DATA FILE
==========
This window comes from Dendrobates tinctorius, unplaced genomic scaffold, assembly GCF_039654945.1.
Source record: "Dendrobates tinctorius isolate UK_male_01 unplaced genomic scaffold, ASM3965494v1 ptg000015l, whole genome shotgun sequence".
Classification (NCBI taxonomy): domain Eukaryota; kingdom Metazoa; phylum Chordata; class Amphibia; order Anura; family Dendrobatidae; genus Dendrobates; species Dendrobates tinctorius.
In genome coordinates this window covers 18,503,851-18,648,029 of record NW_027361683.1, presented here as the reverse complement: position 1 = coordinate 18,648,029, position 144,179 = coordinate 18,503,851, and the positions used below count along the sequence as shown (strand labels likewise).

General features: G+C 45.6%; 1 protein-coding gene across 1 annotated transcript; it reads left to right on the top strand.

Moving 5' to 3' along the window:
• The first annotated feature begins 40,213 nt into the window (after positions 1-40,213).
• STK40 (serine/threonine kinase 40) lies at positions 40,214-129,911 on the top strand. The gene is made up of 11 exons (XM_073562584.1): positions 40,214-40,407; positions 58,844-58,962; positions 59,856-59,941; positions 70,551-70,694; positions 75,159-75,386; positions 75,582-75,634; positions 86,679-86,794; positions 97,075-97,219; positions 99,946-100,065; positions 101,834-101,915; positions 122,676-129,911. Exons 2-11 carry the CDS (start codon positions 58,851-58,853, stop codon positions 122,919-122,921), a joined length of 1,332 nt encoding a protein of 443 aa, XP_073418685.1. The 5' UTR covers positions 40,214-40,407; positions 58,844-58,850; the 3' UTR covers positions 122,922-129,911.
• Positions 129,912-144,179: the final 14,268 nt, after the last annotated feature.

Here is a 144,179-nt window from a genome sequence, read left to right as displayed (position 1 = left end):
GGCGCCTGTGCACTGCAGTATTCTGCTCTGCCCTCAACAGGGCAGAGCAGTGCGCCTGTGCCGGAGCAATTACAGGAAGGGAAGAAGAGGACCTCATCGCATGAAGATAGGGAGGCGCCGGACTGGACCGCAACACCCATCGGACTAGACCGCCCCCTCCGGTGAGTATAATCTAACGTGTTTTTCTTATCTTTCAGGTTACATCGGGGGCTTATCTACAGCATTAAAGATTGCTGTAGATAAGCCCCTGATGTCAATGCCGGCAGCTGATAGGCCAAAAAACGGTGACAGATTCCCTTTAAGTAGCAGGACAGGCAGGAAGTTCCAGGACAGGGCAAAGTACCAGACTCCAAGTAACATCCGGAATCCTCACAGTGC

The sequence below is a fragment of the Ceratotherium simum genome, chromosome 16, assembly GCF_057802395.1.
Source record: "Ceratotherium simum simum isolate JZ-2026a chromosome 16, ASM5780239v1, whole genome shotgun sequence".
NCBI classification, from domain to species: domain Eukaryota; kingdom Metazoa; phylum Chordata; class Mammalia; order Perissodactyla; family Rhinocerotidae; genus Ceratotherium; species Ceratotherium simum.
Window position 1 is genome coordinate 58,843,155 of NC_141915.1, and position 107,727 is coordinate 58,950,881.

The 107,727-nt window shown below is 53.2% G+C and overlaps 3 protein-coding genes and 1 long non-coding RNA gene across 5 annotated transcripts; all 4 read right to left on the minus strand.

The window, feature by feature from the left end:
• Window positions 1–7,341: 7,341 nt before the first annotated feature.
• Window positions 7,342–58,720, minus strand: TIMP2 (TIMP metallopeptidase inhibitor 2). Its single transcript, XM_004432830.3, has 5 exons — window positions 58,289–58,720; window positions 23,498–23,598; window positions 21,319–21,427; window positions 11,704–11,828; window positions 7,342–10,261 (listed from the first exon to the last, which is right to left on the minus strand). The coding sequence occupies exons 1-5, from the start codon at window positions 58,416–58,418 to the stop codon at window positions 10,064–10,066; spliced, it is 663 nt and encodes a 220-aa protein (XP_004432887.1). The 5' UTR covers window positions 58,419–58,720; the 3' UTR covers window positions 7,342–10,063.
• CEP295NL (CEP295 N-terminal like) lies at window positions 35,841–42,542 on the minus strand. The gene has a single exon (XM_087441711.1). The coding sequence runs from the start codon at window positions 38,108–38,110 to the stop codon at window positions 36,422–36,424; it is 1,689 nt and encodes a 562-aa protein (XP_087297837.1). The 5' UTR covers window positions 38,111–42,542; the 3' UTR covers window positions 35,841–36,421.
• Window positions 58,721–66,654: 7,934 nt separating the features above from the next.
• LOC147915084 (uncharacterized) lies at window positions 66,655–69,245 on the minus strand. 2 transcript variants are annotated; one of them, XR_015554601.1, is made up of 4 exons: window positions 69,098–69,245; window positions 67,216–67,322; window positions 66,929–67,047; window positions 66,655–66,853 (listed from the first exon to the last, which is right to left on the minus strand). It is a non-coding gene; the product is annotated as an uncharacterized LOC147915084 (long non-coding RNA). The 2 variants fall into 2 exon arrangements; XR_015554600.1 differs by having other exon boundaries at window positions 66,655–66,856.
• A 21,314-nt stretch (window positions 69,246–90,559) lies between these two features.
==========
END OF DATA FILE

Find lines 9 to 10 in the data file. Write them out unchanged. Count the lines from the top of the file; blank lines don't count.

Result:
• Positions 129,912-144,179: the final 14,268 nt, after the last annotated feature.

Here is a 144,179-nt window from a genome sequence, read left to right as displayed (position 1 = left end):